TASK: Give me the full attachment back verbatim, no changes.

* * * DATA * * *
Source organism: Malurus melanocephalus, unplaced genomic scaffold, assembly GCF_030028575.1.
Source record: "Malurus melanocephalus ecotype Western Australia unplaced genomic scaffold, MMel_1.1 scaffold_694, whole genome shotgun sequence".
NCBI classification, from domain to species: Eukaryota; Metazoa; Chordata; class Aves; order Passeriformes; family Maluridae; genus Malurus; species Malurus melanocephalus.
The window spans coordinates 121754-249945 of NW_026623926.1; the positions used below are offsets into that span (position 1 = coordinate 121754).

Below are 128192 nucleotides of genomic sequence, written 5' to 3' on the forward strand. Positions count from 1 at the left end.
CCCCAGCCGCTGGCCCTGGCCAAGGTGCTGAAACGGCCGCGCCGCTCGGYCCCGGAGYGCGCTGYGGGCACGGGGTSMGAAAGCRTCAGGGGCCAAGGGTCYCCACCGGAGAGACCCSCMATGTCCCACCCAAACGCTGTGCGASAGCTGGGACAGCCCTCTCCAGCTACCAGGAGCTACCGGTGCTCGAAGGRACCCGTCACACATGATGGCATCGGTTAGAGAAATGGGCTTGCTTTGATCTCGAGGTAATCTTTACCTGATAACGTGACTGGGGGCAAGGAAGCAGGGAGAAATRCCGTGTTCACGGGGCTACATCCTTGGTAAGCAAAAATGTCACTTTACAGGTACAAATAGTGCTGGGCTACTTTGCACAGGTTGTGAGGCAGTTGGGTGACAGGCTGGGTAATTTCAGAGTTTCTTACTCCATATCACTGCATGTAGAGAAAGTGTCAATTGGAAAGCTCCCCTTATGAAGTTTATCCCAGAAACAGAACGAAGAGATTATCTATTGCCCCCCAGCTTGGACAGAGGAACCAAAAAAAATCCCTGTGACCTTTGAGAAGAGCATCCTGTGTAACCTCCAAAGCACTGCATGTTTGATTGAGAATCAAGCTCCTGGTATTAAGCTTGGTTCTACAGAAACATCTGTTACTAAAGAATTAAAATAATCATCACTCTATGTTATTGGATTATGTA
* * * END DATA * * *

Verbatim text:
Source organism: Malurus melanocephalus, unplaced genomic scaffold, assembly GCF_030028575.1.
Source record: "Malurus melanocephalus ecotype Western Australia unplaced genomic scaffold, MMel_1.1 scaffold_694, whole genome shotgun sequence".
NCBI classification, from domain to species: Eukaryota; Metazoa; Chordata; class Aves; order Passeriformes; family Maluridae; genus Malurus; species Malurus melanocephalus.
The window spans coordinates 121754-249945 of NW_026623926.1; the positions used below are offsets into that span (position 1 = coordinate 121754).

Below are 128192 nucleotides of genomic sequence, written 5' to 3' on the forward strand. Positions count from 1 at the left end.
CCCCAGCCGCTGGCCCTGGCCAAGGTGCTGAAACGGCCGCGCCGCTCGGYCCCGGAGYGCGCTGYGGGCACGGGGTSMGAAAGCRTCAGGGGCCAAGGGTCYCCACCGGAGAGACCCSCMATGTCCCACCCAAACGCTGTGCGASAGCTGGGACAGCCCTCTCCAGCTACCAGGAGCTACCGGTGCTCGAAGGRACCCGTCACACATGATGGCATCGGTTAGAGAAATGGGCTTGCTTTGATCTCGAGGTAATCTTTACCTGATAACGTGACTGGGGGCAAGGAAGCAGGGAGAAATRCCGTGTTCACGGGGCTACATCCTTGGTAAGCAAAAATGTCACTTTACAGGTACAAATAGTGCTGGGCTACTTTGCACAGGTTGTGAGGCAGTTGGGTGACAGGCTGGGTAATTTCAGAGTTTCTTACTCCATATCACTGCATGTAGAGAAAGTGTCAATTGGAAAGCTCCCCTTATGAAGTTTATCCCAGAAACAGAACGAAGAGATTATCTATTGCCCCCCAGCTTGGACAGAGGAACCAAAAAAAATCCCTGTGACCTTTGAGAAGAGCATCCTGTGTAACCTCCAAAGCACTGCATGTTTGATTGAGAATCAAGCTCCTGGTATTAAGCTTGGTTCTACAGAAACATCTGTTACTAAAGAATTAAAATAATCATCACTCTATGTTATTGGATTATGTA